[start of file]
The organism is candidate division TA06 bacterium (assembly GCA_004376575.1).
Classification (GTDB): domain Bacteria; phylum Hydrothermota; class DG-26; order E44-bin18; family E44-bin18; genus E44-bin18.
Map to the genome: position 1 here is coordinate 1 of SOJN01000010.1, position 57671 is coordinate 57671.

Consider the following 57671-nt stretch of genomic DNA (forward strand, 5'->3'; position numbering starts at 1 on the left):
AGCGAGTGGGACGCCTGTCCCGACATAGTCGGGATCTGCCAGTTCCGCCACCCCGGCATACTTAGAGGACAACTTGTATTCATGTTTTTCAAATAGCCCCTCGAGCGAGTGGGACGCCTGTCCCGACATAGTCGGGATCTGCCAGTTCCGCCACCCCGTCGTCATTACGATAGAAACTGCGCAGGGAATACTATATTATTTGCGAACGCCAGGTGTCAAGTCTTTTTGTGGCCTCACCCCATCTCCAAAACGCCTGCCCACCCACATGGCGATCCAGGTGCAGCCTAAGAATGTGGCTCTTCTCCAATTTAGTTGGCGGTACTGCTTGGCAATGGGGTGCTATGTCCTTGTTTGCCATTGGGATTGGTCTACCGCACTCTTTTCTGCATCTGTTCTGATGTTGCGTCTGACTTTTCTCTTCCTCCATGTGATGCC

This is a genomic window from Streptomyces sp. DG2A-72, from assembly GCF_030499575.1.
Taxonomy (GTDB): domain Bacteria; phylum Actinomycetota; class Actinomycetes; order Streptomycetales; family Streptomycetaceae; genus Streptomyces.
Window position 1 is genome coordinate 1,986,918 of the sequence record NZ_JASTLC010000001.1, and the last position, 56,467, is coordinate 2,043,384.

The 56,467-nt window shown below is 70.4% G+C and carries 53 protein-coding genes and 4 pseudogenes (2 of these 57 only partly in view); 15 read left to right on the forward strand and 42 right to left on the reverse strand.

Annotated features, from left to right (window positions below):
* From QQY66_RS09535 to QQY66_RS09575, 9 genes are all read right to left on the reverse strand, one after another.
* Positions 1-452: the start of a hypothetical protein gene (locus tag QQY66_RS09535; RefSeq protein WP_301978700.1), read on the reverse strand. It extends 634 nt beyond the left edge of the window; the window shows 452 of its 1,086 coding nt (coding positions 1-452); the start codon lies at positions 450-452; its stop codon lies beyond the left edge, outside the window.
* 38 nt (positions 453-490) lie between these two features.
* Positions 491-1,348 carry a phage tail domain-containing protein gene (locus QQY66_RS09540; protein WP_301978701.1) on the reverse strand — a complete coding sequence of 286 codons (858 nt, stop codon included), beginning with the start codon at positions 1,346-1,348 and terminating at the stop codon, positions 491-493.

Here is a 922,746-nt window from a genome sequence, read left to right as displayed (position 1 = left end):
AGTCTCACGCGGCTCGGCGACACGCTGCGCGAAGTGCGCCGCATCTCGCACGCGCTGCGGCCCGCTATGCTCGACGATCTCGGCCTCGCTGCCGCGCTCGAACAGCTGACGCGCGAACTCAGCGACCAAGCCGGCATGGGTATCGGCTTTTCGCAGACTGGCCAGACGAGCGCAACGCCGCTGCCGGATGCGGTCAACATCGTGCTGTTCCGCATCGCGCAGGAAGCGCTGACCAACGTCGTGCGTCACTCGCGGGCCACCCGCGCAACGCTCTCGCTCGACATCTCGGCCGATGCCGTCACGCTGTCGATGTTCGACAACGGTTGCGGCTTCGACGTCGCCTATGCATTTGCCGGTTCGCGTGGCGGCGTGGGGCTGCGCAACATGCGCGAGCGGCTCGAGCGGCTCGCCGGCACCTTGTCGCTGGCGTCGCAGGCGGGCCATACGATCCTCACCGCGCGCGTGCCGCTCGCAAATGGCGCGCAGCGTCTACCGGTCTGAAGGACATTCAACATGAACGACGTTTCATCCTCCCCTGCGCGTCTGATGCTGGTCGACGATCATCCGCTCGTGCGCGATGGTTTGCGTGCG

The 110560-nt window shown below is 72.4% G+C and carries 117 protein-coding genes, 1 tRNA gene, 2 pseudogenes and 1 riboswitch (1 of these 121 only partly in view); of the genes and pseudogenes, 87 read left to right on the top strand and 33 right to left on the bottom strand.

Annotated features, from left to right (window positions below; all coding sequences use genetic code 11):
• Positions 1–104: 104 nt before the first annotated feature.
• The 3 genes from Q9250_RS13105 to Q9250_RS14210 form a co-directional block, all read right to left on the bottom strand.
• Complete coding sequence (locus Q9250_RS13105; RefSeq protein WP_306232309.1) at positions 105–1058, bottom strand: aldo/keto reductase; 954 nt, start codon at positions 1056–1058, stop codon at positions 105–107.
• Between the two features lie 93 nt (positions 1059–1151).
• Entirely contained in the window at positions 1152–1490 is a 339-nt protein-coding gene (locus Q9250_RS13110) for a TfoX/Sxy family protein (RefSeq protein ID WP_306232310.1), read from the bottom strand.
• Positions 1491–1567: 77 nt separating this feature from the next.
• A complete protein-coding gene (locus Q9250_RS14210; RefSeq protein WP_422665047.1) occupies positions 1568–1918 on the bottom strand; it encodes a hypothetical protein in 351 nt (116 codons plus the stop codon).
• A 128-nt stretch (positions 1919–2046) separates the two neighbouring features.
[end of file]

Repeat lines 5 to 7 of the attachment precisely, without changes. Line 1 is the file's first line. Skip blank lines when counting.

AGCGAGTGGGACGCCTGTCCCGACATAGTCGGGATCTGCCAGTTCCGCCACCCCGGCATACTTAGAGGACAACTTGTATTCATGTTTTTCAAATAGCCCCTCGAGCGAGTGGGACGCCTGTCCCGACATAGTCGGGATCTGCCAGTTCCGCCACCCCGTCGTCATTACGATAGAAACTGCGCAGGGAATACTATATTATTTGCGAACGCCAGGTGTCAAGTCTTTTTGTGGCCTCACCCCATCTCCAAAACGCCTGCCCACCCACATGGCGATCCAGGTGCAGCCTAAGAATGTGGCTCTTCTCCAATTTAGTTGGCGGTACTGCTTGGCAATGGGGTGCTATGTCCTTGTTTGCCATTGGGATTGGTCTACCGCACTCTTTTCTGCATCTGTTCTGATGTTGCGTCTGACTTTTCTCTTCCTCCATGTGATGCC

This is a genomic window from Streptomyces sp. DG2A-72, from assembly GCF_030499575.1.
Taxonomy (GTDB): domain Bacteria; phylum Actinomycetota; class Actinomycetes; order Streptomycetales; family Streptomycetaceae; genus Streptomyces.